My noble friend Lord Jenkin asked the Government to consider greater flexibility in the use of CIL. We will consider whether allowing spending on infrastructure and other matters could improve the levy’s ability to support development. We agree that infrastructure is vital to supporting new growth and development but we do not accept that it is necessarily all that is needed. We will reflect on that and return to it at a later stage.

The noble Lord, Lord Berkeley, suggested that strategic developments such as ports et cetera might be prevented from going ahead due to charging under both instruments. CIL applies to new buildings. It does not apply to buildings where people do not normally go, such as power stations, ports, service areas of airports et cetera.

I am grateful for the input of my noble friend Lord Greaves. He asked whether CIL could be spent on playgrounds and bus routes, as the funds from Section 106 agreements can be. The short answer is yes. The Act does not define the term infrastructure exclusively and it is therefore wide as to what could be considered infrastructure. The answer to the noble Lord’s recent question is yes.

The noble Lord, Lord Berkeley, suggested that there could be double taxation through Section 106 and through CIL. There is no double tax. Developers may not be charged twice for the same thing.

I have seen today the letter that my noble friend Lord Jenkin referred to. We are considering it carefully. I have no doubt that my noble friend will return to this matter on Report. By that time we will have considered the letter and these matters further, and of course I look forward to further debate. In the mean time, I hope that my noble friend is willing to withdraw his amendments.

The noble Lord, Lord Greaves, suggested that Section 106 might be being phased out. Is that correct?

My Lords, I have listened to my noble friend with great care. I shall clearly want to read very carefully what he has said. I realise that we asked him a number of questions for which he perhaps did not have the original briefing. I do not think that what he has said today will provide any comfort to the bodies that have been very concerned about the provisions in the Bill.

The provision in Section 216 of the original 2008 Act uses the word “includes”, but this has always been taken to mean, “This is what it is”. The purpose of the clause of the Bill is to extend it: that is, the regulation is taken and the powers are there for ongoing expenditure—we have accepted that. However, the question is: can it be extended to something that is not infrastructure? I contend that the original intention of the Act was perfectly clear and that the answer to that has to be no. My noble friend Lord Greaves thinks that it ought to be spent on things like double glazing. I totally disagree. This is not infrastructure in any conceivable sense of the word, and therefore he put forward an amendment to say that it should be used for other forms of development. My noble friend replied to that on Monday by saying that he was going to look at it and reflect on it.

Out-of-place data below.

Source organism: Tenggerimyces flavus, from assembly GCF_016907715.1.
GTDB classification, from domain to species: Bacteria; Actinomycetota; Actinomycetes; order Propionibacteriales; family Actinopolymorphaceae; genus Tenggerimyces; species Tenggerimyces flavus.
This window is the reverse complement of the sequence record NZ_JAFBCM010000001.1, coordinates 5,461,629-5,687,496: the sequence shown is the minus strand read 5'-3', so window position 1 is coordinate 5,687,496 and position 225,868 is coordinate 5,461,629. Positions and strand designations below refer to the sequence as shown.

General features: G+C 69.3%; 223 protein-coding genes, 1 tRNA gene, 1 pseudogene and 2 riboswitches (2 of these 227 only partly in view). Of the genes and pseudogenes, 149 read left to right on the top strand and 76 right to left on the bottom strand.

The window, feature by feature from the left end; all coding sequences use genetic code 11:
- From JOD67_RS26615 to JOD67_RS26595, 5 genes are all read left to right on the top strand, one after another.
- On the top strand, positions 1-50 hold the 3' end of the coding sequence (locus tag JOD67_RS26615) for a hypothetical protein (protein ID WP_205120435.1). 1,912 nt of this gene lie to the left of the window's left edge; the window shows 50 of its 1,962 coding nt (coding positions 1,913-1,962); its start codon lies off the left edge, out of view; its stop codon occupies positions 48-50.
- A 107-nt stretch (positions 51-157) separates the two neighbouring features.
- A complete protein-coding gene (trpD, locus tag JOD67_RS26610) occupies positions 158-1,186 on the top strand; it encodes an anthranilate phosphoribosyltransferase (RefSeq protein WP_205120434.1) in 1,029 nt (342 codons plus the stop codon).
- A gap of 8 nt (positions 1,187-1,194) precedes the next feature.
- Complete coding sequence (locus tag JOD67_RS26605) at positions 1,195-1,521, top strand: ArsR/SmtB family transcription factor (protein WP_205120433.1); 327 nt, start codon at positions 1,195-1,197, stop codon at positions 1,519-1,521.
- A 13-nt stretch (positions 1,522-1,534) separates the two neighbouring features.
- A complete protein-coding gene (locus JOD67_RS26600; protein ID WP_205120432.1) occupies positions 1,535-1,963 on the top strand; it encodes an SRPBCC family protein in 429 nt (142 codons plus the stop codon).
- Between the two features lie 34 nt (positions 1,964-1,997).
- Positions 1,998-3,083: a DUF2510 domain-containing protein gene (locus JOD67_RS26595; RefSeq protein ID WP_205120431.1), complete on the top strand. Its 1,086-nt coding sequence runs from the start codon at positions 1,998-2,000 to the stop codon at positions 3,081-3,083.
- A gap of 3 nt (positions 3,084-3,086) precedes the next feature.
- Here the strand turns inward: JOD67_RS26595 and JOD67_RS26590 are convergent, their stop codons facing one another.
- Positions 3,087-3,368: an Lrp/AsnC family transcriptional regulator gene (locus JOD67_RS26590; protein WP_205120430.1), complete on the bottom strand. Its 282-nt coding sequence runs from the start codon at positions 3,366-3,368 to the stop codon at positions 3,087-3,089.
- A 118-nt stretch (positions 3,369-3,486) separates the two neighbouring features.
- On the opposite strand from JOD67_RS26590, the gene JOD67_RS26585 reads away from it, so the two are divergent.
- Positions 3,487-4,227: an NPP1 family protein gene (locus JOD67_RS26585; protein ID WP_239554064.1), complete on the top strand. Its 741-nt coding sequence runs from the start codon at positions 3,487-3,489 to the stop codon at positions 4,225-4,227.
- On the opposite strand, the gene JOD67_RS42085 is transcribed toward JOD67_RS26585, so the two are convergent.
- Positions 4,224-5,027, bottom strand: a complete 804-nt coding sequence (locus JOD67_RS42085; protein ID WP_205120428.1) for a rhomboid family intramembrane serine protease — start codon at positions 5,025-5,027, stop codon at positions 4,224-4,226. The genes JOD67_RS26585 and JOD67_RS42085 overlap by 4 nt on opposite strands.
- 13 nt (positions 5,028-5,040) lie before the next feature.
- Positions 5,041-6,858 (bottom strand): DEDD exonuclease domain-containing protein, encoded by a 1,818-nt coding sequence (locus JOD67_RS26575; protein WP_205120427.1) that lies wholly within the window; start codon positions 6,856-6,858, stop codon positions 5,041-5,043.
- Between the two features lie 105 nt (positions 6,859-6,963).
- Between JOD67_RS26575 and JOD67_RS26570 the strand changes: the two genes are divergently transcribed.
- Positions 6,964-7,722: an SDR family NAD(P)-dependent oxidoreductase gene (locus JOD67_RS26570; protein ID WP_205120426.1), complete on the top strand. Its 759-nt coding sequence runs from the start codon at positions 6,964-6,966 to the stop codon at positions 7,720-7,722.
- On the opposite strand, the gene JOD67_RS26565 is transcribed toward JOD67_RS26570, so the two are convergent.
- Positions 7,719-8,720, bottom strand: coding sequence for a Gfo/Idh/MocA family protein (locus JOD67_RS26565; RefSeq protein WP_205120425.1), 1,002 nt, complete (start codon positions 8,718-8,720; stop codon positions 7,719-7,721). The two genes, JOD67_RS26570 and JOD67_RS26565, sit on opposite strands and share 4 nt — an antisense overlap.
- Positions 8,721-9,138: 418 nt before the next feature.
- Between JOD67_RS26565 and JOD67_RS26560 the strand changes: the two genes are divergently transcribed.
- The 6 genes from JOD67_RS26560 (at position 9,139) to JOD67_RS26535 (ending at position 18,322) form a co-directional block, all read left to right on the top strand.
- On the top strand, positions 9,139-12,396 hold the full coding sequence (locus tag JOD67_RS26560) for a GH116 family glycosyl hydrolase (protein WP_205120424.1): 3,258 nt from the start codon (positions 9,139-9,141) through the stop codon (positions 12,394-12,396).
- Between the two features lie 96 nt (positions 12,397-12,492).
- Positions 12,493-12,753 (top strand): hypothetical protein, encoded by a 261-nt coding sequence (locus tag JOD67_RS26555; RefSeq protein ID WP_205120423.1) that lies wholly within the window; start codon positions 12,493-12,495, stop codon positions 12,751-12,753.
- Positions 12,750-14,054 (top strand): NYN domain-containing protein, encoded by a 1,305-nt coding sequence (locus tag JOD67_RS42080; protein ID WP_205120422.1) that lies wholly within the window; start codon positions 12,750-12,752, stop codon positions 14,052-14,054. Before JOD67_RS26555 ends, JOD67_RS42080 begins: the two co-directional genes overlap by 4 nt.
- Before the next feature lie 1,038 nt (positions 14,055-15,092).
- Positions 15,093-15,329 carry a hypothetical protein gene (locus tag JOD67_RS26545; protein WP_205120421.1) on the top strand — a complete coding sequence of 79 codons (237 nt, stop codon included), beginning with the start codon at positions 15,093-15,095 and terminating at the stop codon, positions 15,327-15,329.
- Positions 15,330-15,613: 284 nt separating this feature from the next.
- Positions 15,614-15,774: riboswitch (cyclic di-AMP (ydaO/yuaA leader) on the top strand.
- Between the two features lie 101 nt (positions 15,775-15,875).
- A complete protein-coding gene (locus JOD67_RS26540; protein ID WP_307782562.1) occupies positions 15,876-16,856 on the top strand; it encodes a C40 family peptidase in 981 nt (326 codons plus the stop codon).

The people who are really concerned with getting on with building infrastructure, and I quoted from the Institute of Civil Engineers, are really very concerned about this, because this is not what was said when the Bill was introduced in 2008. We have to be very careful. We are talking about very large sums of money. I was very grateful for the support of the noble Lord, Lord Berkeley. He made the point that some of these projects are very large. The ICE estimates that the CIL income by 2016 will be around £1 billion a year, so we are not talking about peanuts, we are talking about very large sums indeed. We have to get it right. My noble friends have said that they will consider this and, I hope, be able to meet with some of those who are genuinely concerned before we have to deal with it on Report. What is perfectly clear is that this is not a satisfactory state of affairs at the moment. I will certainly want to return to it, but in the mean time I hope that we can have a meeting to which I can bring along some of the advisers who have been helping me with this, and that we can talk to the departmental officials. It really has to be dealt with so that the position is clear. As I say, we are talking about large sums of investment money. If you are going to have investment, there has to be certainty so that people know where they stand. I beg leave to withdraw the amendment.

Amendment 148ZZBBBA withdrawn.

Amendments 148ZZBBC and 148ZZC not moved.

House resumed.

My Lords, it may be helpful if I make the point that it is very much the Government’s hope and expectation to publish the forthcoming business early tomorrow. It will set out the programme for next week and, indeed, for the two weeks in September. It has not been possible to be absolutely certain about this because at least one of the participants, particularly as far as September is concerned, has been taking part in the debate, and a little more consultation has to take place. However, it is expected that the forthcoming business can be produced by tomorrow.

My Lords, I believe that that is exactly what will be in the document on our forthcoming business, but there will be other features too. However, as noble Lords heard earlier, it is the hope and expectation that the Localism Bill will be the major business next Tuesday and, indeed, on Wednesday.

House adjourned at 7.38 pm.